Previous Article Next Article
  • A clymene dolphin leaps into the air. A newly published study on the clymene dolphin, a small and sleek marine mammal 	living in the Atlantic Ocean, shows that the species arose through natural hybridization between two closely related dolphins species, the spinner dolphin and the striped dolphin.
    Photo credit: R. Pitman
    A clymene dolphin leaps into the air. A newly published study on the clymene dolphin, a small and sleek marine mammal living in the Atlantic Ocean, shows that the species arose through natural hybridization between two closely related dolphins species, the spinner dolphin and the striped dolphin.
  • Group of three clymene dolphins. Scientists from the Wildlife Conservation Society, the American Museum of Natural History, the University of Lisbon, and other groups conclude that the clymene dolphin is the product of natural hybridization, a 	process that is more common for plants, fishes, and birds, but quite rare in mammals.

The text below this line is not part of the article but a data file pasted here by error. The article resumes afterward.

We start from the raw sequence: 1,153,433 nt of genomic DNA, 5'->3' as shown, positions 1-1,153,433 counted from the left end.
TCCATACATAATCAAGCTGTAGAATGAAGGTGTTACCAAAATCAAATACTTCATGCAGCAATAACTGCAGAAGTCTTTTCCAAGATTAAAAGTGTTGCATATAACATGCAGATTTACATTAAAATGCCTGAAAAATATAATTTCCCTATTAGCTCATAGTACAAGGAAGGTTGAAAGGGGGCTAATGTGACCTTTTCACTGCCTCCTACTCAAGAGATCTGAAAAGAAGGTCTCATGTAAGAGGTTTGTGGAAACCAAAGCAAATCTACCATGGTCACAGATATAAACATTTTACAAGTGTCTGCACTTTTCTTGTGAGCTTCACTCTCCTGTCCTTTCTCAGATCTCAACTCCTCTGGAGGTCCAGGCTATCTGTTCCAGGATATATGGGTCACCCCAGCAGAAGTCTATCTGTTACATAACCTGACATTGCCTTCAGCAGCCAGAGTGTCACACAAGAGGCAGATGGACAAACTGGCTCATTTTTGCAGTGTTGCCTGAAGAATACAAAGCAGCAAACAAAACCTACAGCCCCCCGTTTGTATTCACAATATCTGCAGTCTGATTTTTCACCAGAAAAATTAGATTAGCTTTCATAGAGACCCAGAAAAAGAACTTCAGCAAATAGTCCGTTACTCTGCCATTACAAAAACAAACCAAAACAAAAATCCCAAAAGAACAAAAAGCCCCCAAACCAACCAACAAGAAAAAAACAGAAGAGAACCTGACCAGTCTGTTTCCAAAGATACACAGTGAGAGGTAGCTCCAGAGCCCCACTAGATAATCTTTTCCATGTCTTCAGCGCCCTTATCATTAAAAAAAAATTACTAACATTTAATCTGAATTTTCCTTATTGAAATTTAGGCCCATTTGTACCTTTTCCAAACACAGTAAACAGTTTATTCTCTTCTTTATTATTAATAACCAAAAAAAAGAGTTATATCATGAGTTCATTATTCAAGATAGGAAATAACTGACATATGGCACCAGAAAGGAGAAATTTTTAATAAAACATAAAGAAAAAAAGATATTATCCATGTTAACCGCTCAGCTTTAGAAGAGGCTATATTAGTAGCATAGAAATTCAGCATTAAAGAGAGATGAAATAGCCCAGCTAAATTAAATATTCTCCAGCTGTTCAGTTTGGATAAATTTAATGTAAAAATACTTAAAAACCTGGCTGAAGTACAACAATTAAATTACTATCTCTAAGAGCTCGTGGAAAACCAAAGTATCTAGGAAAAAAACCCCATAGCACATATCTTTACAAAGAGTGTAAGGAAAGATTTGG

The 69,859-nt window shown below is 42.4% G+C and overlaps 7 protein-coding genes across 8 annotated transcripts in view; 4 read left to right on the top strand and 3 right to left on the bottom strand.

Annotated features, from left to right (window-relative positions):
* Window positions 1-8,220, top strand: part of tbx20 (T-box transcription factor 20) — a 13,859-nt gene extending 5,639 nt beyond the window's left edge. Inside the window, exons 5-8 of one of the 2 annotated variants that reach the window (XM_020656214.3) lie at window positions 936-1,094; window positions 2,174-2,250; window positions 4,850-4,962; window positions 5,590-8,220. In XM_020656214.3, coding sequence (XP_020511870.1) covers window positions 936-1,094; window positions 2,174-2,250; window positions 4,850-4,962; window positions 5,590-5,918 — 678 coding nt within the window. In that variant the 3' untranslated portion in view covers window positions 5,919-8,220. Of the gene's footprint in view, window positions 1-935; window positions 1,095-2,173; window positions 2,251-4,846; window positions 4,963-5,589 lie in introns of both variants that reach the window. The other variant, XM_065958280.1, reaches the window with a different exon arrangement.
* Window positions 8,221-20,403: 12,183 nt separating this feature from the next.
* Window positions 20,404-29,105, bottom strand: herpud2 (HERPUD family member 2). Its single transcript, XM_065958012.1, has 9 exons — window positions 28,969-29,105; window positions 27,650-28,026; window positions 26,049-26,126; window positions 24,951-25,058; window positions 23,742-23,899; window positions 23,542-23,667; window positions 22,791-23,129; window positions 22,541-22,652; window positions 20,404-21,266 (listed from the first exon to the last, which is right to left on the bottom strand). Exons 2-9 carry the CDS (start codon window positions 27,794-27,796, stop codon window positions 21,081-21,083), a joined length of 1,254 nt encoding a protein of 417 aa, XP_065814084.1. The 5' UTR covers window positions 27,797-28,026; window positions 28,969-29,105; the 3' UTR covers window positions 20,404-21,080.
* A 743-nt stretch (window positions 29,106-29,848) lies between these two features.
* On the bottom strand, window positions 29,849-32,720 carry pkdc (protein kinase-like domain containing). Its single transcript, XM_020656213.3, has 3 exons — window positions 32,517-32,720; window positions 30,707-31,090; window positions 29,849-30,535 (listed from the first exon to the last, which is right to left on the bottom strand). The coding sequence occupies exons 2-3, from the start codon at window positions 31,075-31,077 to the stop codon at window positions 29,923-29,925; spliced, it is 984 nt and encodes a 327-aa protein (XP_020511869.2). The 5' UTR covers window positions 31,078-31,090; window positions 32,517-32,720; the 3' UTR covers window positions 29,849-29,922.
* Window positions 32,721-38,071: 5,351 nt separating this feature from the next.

Photo credit: NOAA Southeast Fisheries Science Center.
    Group of three clymene dolphins. Scientists from the Wildlife Conservation Society, the American Museum of Natural History, the University of Lisbon, and other groups conclude that the clymene dolphin is the product of natural hybridization, a process that is more common for plants, fishes, and birds, but quite rare in mammals.
  • The clymene dolphin grows up to nearly seven feet in length and inhabits the tropical and temperate waters of the 	Atlantic Ocean.
    Photo credit: NOAA Southeast Fisheries Science Center.
    The clymene dolphin grows up to nearly seven feet in length and inhabits the tropical and temperate waters of the Atlantic Ocean.




Chat now!